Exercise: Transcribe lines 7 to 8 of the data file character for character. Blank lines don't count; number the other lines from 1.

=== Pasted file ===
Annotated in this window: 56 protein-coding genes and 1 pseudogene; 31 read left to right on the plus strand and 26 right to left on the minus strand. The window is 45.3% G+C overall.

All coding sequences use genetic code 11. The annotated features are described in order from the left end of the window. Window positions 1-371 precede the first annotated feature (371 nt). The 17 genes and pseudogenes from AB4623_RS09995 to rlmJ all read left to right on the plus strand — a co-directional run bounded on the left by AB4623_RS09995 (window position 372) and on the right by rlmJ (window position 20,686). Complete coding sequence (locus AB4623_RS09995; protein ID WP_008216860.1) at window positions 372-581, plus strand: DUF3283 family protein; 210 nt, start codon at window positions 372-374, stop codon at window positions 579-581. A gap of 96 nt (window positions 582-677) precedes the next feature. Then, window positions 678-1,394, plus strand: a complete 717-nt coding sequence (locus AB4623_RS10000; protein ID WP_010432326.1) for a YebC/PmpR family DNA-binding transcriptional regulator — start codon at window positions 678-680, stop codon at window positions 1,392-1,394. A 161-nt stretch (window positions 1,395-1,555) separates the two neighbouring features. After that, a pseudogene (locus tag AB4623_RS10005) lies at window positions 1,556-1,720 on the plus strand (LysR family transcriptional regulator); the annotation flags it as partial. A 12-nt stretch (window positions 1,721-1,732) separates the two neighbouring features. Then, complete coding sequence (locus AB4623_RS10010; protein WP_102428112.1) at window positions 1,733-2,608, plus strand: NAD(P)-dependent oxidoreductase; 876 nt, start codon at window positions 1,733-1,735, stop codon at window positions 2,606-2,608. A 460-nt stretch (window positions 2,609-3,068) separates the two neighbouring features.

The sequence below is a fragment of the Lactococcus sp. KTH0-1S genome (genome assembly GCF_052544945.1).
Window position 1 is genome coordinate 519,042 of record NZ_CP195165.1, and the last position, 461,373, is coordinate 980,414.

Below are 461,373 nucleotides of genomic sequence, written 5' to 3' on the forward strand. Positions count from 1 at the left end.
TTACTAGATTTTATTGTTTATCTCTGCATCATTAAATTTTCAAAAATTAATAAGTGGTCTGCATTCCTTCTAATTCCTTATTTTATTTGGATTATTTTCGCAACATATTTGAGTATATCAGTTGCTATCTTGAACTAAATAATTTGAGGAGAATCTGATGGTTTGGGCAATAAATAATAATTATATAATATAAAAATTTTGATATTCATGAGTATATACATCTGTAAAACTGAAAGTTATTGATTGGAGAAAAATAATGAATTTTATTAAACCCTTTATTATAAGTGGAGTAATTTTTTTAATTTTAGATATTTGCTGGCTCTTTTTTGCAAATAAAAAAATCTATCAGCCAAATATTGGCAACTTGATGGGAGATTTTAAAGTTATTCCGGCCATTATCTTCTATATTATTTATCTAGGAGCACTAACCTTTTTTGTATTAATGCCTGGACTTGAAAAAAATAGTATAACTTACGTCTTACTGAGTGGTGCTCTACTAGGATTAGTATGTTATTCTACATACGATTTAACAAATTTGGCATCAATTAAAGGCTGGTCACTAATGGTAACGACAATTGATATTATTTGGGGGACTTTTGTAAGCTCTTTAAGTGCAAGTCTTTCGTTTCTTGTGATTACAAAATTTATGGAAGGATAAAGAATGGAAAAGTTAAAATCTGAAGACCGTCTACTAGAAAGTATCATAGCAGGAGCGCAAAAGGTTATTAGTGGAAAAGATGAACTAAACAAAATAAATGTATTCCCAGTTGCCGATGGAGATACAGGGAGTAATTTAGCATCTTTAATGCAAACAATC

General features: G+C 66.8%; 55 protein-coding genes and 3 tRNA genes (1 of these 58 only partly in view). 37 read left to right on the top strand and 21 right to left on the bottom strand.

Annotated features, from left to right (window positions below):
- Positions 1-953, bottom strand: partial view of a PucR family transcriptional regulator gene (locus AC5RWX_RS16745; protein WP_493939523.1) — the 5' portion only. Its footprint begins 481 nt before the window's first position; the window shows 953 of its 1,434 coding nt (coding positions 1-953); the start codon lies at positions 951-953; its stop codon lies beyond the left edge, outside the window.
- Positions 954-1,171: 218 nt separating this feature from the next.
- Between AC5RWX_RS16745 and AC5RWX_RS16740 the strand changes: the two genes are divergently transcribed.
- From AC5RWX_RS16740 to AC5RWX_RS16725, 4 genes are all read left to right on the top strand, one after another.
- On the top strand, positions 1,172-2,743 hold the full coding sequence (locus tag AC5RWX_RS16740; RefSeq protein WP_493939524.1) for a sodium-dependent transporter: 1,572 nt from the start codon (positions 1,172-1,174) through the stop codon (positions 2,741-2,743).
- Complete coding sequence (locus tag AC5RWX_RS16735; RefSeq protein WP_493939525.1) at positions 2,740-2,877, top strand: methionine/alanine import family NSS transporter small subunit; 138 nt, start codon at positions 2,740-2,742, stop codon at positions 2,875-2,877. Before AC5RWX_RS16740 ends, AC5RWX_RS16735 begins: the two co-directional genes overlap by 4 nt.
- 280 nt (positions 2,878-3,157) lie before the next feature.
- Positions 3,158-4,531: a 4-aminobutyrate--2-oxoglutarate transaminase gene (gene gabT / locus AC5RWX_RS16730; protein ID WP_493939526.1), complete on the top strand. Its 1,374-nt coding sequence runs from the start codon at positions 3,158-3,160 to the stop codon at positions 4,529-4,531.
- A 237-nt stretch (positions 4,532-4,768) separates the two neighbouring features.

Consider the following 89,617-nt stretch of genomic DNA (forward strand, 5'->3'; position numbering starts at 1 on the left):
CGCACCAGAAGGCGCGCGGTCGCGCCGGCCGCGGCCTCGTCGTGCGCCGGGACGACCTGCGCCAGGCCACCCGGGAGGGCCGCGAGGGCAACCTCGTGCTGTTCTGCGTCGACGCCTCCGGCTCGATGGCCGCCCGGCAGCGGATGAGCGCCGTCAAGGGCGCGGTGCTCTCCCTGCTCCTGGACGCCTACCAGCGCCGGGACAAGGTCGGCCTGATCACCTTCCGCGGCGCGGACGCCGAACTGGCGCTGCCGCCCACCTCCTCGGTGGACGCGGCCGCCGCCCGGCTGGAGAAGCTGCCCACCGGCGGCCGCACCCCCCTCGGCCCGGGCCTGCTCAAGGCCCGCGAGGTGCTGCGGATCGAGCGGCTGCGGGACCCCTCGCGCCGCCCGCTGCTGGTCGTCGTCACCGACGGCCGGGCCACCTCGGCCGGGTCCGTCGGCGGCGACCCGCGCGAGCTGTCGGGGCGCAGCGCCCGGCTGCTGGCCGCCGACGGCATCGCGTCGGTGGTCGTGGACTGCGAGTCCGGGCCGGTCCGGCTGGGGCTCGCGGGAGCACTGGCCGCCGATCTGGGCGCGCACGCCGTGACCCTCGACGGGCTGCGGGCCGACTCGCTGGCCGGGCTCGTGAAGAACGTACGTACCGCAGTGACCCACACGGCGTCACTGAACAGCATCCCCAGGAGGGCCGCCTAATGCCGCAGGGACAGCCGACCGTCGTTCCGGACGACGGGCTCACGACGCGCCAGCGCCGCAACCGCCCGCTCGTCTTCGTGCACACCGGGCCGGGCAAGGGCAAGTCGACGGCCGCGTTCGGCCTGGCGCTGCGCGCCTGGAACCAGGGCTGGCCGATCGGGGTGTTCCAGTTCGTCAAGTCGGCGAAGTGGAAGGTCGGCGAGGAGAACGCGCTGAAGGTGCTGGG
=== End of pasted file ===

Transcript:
General features: G+C 66.8%; 55 protein-coding genes and 3 tRNA genes (1 of these 58 only partly in view). 37 read left to right on the top strand and 21 right to left on the bottom strand.

Annotated features, from left to right (window positions below):